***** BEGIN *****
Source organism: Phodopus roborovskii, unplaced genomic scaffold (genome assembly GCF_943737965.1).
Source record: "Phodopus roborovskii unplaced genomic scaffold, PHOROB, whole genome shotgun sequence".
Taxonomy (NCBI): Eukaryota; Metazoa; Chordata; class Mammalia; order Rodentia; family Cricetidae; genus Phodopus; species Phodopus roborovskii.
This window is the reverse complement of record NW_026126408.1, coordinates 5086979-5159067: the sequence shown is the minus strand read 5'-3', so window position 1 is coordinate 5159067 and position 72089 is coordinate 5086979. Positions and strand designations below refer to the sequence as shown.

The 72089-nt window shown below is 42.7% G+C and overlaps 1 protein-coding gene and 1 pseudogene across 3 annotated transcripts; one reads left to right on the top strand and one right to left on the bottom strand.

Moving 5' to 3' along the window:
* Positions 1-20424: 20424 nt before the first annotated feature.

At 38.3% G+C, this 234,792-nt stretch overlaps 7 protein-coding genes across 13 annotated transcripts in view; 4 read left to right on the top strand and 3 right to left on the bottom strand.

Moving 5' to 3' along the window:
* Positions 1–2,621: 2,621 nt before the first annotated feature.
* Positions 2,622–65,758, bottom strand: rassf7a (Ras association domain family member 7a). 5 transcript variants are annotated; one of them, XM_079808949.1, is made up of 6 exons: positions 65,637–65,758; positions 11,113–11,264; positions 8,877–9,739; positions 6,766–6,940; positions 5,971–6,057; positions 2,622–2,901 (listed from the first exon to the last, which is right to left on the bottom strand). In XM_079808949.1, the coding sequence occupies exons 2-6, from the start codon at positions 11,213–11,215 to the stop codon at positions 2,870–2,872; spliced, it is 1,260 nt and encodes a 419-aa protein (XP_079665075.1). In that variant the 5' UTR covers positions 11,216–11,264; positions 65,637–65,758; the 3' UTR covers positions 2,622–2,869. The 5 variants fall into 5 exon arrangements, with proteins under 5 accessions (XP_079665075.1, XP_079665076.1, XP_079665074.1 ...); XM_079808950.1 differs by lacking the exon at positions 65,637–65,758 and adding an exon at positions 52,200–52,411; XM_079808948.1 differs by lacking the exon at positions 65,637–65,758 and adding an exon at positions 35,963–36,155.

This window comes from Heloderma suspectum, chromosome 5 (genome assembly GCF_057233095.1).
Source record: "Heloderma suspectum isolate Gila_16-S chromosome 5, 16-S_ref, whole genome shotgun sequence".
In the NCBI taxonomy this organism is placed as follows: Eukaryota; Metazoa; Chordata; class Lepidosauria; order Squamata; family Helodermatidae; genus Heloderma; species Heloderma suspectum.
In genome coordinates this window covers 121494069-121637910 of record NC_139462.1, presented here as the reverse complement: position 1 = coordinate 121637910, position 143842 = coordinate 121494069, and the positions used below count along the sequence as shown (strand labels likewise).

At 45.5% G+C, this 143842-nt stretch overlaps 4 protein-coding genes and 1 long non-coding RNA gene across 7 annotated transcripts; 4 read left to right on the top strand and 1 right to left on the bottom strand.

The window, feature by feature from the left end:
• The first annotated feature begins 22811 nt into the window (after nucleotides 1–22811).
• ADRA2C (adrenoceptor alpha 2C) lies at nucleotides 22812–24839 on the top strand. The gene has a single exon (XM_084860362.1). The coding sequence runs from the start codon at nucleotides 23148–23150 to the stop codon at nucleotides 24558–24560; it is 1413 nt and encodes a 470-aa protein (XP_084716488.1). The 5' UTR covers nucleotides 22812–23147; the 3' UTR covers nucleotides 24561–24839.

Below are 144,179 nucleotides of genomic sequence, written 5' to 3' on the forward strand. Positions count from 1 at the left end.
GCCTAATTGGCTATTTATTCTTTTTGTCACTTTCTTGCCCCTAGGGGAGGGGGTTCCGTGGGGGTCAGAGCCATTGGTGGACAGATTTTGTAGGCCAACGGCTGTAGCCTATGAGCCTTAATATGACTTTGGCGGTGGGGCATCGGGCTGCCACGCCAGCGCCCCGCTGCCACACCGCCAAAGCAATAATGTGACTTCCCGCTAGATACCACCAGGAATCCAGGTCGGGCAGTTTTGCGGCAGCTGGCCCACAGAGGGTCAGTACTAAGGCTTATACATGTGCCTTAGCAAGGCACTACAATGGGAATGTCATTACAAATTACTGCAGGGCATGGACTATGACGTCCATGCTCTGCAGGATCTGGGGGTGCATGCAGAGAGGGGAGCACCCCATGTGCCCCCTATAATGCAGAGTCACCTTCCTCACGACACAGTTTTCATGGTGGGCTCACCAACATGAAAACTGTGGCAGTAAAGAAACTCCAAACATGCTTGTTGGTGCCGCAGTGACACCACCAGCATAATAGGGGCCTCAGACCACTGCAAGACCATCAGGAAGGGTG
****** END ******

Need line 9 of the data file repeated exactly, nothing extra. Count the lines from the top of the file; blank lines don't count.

Moving 5' to 3' along the window: